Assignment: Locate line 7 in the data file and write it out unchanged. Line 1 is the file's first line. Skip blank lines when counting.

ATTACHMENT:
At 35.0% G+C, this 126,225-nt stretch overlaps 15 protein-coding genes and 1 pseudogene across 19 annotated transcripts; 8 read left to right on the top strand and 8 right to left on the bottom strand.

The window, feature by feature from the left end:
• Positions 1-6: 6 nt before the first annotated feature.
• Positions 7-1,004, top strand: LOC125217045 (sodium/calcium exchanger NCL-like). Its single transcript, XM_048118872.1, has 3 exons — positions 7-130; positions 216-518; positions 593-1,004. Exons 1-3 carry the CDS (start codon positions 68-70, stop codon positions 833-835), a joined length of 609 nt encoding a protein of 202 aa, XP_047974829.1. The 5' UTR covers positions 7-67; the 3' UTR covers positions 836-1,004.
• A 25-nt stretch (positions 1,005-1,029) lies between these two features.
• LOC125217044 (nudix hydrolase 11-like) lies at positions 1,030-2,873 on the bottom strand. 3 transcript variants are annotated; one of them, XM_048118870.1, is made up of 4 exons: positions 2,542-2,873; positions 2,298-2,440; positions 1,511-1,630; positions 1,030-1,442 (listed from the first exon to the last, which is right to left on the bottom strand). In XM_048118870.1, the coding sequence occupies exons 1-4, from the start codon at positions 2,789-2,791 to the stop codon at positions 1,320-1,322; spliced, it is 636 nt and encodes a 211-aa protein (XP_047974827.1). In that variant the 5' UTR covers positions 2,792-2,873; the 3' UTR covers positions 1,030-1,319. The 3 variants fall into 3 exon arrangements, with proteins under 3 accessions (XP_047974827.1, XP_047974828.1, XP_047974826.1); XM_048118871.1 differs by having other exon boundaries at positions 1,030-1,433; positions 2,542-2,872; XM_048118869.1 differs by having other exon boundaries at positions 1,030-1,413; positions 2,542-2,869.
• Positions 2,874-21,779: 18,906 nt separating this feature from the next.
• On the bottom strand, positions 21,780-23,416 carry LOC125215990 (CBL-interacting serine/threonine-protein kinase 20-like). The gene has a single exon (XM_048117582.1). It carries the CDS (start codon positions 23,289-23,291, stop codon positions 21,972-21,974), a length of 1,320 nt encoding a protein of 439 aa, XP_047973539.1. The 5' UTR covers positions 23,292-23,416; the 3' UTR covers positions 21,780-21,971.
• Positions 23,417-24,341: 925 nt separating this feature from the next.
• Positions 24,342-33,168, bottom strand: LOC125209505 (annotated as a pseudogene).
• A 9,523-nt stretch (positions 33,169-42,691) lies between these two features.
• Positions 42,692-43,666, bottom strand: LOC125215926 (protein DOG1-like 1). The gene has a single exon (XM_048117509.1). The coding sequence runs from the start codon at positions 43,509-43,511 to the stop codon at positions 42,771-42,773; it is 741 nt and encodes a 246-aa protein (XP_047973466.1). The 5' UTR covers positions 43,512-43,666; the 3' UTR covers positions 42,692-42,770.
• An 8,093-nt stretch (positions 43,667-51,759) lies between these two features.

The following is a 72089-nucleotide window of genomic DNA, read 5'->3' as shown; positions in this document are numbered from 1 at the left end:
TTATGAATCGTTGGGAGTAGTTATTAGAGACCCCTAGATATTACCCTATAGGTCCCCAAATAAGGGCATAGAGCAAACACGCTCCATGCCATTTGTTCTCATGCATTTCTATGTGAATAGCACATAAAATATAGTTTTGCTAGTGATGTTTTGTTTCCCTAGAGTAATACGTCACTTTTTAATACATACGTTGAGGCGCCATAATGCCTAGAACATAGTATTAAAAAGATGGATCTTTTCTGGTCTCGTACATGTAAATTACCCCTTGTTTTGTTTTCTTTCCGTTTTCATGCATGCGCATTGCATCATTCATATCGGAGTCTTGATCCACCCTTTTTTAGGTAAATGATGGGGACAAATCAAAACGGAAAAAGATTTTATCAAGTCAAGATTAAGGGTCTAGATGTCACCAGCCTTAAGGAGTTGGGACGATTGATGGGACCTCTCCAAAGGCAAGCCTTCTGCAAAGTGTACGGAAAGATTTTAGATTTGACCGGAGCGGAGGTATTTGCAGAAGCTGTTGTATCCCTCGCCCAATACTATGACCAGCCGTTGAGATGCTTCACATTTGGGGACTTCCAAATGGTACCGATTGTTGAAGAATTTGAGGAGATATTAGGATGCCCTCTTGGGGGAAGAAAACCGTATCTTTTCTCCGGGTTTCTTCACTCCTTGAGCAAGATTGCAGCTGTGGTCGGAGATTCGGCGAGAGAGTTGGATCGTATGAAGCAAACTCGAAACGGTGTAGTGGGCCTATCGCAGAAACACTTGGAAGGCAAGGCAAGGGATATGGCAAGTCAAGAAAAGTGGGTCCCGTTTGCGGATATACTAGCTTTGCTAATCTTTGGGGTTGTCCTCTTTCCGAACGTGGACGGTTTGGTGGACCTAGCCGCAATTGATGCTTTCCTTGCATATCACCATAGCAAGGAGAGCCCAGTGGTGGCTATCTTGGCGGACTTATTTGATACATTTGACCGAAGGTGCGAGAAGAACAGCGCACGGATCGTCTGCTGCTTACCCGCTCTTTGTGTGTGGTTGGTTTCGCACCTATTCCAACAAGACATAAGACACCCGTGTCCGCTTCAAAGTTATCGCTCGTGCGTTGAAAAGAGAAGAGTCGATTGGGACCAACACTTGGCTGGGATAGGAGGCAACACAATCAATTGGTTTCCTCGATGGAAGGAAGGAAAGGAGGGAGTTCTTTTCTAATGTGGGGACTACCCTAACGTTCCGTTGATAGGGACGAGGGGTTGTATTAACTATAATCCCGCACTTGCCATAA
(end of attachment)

• Positions 2,874-21,779: 18,906 nt separating this feature from the next.